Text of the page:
In 2008 I wrote a short text on how to write emails correctly. Since this topic is timeless and for a given occasion, I have translated it into English. I also have uploaded the original file (in German), you can find it here.
A young savage, a funky internet surfer, one who knows what’s going on, moves through the vastness of the world wide web. He researches news and the pages of the free encyclopaedia, exchanges with friends on web 2.0 platforms and follows link collections with bizarre, grotesque, but usually simply hilarious content. Then it happens: He encounters a video, which is so enjoyable that it’s impossible for him to withhold the content from his companions. His program for electronic mail is already open, a new email is created, the video file is attached quickly and a few seconds later it is sent with a jocular comment to family, friends, colleagues and other acquaintances.
How do I send emails correctly?
Here we leave the perspective of the young savage, possibly you already recognized yourself in him. I have to admit, I don’t find that very difficult. I have often found myself in a situation where I regretted having pressed the send button too fast. However, this is not about the fact that it seems at least questionable to impose one’s own humor on the rest of the world. Rather, I would like to create a little more sensitivity on the “How do I send emails correctly?”. Although the majority of the mailing population in the meantime seems to have an idea of not accepting every appendix, there are obviously just as many of them thinking they have their email client under control.
To make clear what I mean, I would like to get back to the life of the young savage. Lets assume he sends a funny video file to 20 friends not knowing each other. Lets assume further, every friend is adding all email addresses to his or her address book. This way, we get 20 times 19 equals 380 new address book entries. Think about it, if there is just one person who is doing bad stuff with the addresses (e.g., not on purpose by viruses), everyone would be very pissed.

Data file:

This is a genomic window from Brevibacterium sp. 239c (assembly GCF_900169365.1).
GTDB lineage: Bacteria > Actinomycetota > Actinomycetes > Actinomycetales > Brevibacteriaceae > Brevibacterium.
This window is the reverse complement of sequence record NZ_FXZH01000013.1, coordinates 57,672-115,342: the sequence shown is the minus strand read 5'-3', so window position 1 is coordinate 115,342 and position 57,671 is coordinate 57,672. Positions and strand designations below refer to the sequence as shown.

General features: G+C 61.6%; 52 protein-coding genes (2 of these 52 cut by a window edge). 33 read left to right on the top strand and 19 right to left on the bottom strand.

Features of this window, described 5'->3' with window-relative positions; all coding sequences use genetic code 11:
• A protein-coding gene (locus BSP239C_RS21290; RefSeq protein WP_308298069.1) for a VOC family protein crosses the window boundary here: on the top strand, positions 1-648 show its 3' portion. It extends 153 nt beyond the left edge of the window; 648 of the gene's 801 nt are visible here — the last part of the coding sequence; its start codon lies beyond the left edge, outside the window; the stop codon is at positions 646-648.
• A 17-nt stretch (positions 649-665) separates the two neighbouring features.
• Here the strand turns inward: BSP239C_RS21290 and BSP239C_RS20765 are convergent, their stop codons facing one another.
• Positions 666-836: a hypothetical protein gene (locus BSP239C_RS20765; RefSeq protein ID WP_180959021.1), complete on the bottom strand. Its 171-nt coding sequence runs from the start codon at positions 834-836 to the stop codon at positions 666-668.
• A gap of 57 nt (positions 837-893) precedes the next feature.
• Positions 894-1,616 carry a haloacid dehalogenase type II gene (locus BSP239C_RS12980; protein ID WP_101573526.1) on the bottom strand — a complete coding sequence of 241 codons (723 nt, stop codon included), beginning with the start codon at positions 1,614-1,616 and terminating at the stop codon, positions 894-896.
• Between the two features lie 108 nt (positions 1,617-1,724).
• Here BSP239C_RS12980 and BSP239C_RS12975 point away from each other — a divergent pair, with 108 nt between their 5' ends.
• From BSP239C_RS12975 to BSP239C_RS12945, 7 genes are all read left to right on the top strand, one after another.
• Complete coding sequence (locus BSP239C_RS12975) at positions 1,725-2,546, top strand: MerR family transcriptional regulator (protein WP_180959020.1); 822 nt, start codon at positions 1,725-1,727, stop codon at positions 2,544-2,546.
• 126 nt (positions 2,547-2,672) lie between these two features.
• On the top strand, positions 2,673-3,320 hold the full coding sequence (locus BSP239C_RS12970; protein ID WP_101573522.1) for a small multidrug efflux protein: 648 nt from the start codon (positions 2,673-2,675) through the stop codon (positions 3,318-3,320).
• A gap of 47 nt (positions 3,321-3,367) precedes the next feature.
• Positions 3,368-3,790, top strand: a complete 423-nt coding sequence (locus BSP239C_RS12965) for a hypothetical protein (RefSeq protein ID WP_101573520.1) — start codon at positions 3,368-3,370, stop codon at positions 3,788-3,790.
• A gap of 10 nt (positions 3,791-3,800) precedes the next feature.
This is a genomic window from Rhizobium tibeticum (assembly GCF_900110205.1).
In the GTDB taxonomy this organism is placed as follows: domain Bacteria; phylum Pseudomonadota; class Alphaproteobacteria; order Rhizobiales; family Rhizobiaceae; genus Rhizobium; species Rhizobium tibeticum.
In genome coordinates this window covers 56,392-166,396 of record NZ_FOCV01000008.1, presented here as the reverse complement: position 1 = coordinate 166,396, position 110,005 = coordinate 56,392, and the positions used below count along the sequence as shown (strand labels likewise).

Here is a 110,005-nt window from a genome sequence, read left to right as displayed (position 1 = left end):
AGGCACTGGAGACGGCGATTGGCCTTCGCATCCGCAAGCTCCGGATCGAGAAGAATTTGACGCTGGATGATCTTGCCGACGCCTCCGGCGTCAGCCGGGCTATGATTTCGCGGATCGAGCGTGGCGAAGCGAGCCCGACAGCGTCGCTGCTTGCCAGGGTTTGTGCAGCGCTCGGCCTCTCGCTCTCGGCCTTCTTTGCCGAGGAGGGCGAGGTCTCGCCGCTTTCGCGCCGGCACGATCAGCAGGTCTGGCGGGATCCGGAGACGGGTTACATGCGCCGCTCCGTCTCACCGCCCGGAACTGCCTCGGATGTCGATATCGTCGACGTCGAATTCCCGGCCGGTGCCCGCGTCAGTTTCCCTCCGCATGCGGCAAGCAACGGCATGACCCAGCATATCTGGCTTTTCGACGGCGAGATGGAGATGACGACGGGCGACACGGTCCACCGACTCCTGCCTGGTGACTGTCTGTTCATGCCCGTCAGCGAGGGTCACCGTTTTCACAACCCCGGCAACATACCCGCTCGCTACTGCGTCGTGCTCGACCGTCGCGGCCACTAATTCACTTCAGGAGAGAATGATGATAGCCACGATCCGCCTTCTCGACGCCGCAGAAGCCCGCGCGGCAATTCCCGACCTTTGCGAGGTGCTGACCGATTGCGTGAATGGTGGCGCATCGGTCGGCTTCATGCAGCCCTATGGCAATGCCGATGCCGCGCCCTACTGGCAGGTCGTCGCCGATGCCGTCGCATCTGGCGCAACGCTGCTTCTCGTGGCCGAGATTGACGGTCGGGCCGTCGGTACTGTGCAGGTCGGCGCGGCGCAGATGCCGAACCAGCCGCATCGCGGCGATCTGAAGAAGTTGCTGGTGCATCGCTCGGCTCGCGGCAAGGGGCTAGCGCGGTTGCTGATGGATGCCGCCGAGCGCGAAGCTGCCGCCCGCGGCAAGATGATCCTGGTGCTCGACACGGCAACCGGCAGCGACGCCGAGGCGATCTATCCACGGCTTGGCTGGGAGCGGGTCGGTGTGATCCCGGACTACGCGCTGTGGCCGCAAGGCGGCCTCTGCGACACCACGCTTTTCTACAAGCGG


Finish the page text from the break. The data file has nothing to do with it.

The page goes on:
My rights, your rights
I’m skipping the details here, but the question, if a person can automatically assume that he or she has the permission to pass the respective email addresses, is also questionable from a rights perspective. Look into §823 Abs.1 BGB, the general personal rights should be taken into account, so that the corpus delicti of a rights violation should be given.
However, a solution to this problem is simple.
The mysterious BCC field
An electronic mail can save some optional information in its header. Among others, every mail app supports three possible fields for email addresses.
- The “To” field is the one everyone knows and uses. It should be used if an email contains only one recipient. Moreover, it can be used, if there is a highest-ranking person (e.g., the boss) of more than one recipients knowing each other. If you can’t differentiate between the recipients, it is also possible to use the “to” field for more than one or all recipients.
- “CC” is the abbreviation for Carbon Copy and is derived from typewriter times, where real carbon copies where used to make one or more copies of a document. This field is used for all other recipients knowing each other. Beware, that all recipients are transparent for each other.
- “BCC” stands for Blind Carbon Copy. It should be used every time when one or more recipients do not know each other. This happens at least when the recipients are only connected by the sending person (e.g., family, friends, sport, work, etc.). The recipients of the “BCC” field are invisible for all other recipients (and also for each other).
Moreover, it can happen, that emails are forwarded several times. This way you’ll get lists of recipients also in the content area of the email. Also in this case you should beware that all addresses not directly connected to the message should be deleted. The “BCC” field should be used for additional recipients.
Using these tips while sending emails, on one hand protects privacy for all recipients and, on the other hand does not violate rights.